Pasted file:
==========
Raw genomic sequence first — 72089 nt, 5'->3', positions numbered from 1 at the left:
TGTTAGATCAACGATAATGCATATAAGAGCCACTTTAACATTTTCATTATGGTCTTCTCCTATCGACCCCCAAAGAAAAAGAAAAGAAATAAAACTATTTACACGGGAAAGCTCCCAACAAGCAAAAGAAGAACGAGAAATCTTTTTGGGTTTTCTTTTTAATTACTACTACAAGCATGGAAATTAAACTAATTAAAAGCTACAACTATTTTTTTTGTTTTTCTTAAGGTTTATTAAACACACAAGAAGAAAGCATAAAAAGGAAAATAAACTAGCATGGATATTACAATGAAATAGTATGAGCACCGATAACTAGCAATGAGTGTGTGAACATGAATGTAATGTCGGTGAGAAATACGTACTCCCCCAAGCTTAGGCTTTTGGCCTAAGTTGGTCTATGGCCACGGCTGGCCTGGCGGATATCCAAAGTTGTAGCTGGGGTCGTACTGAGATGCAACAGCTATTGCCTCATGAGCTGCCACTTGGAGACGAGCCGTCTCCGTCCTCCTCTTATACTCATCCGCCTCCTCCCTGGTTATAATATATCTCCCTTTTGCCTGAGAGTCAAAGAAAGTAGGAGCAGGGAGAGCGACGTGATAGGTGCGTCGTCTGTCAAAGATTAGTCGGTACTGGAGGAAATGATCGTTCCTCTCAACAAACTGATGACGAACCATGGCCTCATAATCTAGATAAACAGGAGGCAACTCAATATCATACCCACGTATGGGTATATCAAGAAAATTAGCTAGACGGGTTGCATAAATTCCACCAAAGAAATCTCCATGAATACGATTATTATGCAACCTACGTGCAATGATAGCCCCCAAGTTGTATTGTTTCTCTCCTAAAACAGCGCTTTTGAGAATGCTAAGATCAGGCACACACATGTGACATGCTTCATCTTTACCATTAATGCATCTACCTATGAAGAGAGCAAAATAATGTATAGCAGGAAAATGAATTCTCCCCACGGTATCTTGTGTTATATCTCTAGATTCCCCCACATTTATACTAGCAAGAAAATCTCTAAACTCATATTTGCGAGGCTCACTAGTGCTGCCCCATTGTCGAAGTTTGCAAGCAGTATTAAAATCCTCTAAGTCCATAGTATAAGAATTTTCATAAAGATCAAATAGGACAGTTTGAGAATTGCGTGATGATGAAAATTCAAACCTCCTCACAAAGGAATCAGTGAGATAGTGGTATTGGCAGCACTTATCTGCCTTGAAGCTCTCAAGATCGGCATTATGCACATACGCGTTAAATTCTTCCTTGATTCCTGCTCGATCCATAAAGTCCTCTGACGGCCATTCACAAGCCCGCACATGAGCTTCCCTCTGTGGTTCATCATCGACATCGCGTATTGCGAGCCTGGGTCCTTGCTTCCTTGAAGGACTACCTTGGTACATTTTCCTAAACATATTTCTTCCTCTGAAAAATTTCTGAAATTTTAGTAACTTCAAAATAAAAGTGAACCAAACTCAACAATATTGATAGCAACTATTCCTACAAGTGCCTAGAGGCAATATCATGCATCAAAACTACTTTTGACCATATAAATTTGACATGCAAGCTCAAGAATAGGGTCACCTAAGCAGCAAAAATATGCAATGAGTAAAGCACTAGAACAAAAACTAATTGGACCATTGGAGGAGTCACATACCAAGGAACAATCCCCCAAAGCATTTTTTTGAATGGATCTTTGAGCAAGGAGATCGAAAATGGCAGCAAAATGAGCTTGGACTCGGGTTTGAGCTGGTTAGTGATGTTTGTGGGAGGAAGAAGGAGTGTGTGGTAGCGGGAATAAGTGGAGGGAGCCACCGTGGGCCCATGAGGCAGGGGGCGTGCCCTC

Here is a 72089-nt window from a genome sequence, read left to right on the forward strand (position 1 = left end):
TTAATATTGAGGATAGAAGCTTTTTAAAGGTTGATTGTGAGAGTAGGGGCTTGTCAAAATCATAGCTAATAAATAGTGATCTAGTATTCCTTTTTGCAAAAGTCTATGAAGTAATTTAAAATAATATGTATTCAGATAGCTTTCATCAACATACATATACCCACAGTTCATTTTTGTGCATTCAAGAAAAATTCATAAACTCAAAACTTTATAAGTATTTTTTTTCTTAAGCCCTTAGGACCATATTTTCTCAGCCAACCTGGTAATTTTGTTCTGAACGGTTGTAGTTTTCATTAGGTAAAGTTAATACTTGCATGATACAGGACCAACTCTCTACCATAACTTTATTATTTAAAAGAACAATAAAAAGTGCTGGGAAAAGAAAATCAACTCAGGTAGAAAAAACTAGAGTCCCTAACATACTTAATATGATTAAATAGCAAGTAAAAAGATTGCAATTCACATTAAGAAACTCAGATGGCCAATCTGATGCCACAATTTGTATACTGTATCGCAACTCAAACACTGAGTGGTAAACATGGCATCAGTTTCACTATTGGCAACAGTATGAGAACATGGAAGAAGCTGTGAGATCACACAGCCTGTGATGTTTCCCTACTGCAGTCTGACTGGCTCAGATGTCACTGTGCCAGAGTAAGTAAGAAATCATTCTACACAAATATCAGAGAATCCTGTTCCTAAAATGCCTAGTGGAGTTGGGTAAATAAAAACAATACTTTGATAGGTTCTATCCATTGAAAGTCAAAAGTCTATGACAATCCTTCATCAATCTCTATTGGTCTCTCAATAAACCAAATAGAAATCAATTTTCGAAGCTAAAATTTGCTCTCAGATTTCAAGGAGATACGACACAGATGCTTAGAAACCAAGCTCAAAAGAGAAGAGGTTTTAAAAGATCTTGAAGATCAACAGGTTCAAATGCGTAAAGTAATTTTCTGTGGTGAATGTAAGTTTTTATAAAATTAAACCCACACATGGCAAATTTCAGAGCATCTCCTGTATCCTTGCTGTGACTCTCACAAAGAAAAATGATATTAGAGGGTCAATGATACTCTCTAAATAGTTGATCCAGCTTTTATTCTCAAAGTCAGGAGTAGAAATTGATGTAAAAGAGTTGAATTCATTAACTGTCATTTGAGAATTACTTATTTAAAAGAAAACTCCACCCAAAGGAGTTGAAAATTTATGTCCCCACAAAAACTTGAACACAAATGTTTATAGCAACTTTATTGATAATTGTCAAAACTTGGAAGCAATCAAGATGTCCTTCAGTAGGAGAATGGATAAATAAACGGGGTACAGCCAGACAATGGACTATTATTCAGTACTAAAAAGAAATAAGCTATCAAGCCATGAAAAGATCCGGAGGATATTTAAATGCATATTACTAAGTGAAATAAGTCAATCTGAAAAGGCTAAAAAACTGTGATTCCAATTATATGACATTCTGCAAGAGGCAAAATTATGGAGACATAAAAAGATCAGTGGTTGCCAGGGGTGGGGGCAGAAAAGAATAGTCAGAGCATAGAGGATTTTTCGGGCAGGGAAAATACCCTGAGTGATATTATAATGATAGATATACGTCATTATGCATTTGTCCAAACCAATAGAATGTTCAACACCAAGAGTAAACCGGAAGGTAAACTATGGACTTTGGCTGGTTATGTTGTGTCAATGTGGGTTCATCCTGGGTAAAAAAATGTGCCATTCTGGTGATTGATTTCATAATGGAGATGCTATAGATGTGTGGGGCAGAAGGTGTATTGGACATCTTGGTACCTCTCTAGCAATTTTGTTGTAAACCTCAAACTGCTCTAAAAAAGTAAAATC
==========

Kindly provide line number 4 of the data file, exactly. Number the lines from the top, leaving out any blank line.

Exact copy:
TTAATATTGAGGATAGAAGCTTTTTAAAGGTTGATTGTGAGAGTAGGGGCTTGTCAAAATCATAGCTAATAAATAGTGATCTAGTATTCCTTTTTGCAAAAGTCTATGAAGTAATTTAAAATAATATGTATTCAGATAGCTTTCATCAACATACATATACCCACAGTTCATTTTTGTGCATTCAAGAAAAATTCATAAACTCAAAACTTTATAAGTATTTTTTTTCTTAAGCCCTTAGGACCATATTTTCTCAGCCAACCTGGTAATTTTGTTCTGAACGGTTGTAGTTTTCATTAGGTAAAGTTAATACTTGCATGATACAGGACCAACTCTCTACCATAACTTTATTATTTAAAAGAACAATAAAAAGTGCTGGGAAAAGAAAATCAACTCAGGTAGAAAAAACTAGAGTCCCTAACATACTTAATATGATTAAATAGCAAGTAAAAAGATTGCAATTCACATTAAGAAACTCAGATGGCCAATCTGATGCCACAATTTGTATACTGTATCGCAACTCAAACACTGAGTGGTAAACATGGCATCAGTTTCACTATTGGCAACAGTATGAGAACATGGAAGAAGCTGTGAGATCACACAGCCTGTGATGTTTCCCTACTGCAGTCTGACTGGCTCAGATGTCACTGTGCCAGAGTAAGTAAGAAATCATTCTACACAAATATCAGAGAATCCTGTTCCTAAAATGCCTAGTGGAGTTGGGTAAATAAAAACAATACTTTGATAGGTTCTATCCATTGAAAGTCAAAAGTCTATGACAATCCTTCATCAATCTCTATTGGTCTCTCAATAAACCAAATAGAAATCAATTTTCGAAGCTAAAATTTGCTCTCAGATTTCAAGGAGATACGACACAGATGCTTAGAAACCAAGCTCAAAAGAGAAGAGGTTTTAAAAGATCTTGAAGATCAACAGGTTCAAATGCGTAAAGTAATTTTCTGTGGTGAATGTAAGTTTTTATAAAATTAAACCCACACATGGCAAATTTCAGAGCATCTCCTGTATCCTTGCTGTGACTCTCACAAAGAAAAATGATATTAGAGGGTCAATGATACTCTCTAAATAGTTGATCCAGCTTTTATTCTCAAAGTCAGGAGTAGAAATTGATGTAAAAGAGTTGAATTCATTAACTGTCATTTGAGAATTACTTATTTAAAAGAAAACTCCACCCAAAGGAGTTGAAAATTTATGTCCCCACAAAAACTTGAACACAAATGTTTATAGCAACTTTATTGATAATTGTCAAAACTTGGAAGCAATCAAGATGTCCTTCAGTAGGAGAATGGATAAATAAACGGGGTACAGCCAGACAATGGACTATTATTCAGTACTAAAAAGAAATAAGCTATCAAGCCATGAAAAGATCCGGAGGATATTTAAATGCATATTACTAAGTGAAATAAGTCAATCTGAAAAGGCTAAAAAACTGTGATTCCAATTATATGACATTCTGCAAGAGGCAAAATTATGGAGACATAAAAAGATCAGTGGTTGCCAGGGGTGGGGGCAGAAAAGAATAGTCAGAGCATAGAGGATTTTTCGGGCAGGGAAAATACCCTGAGTGATATTATAATGATAGATATACGTCATTATGCATTTGTCCAAACCAATAGAATGTTCAACACCAAGAGTAAACCGGAAGGTAAACTATGGACTTTGGCTGGTTATGTTGTGTCAATGTGGGTTCATCCTGGGTAAAAAAATGTGCCATTCTGGTGATTGATTTCATAATGGAGATGCTATAGATGTGTGGGGCAGAAGGTGTATTGGACATCTTGGTACCTCTCTAGCAATTTTGTTGTAAACCTCAAACTGCTCTAAAAAAGTAAAATC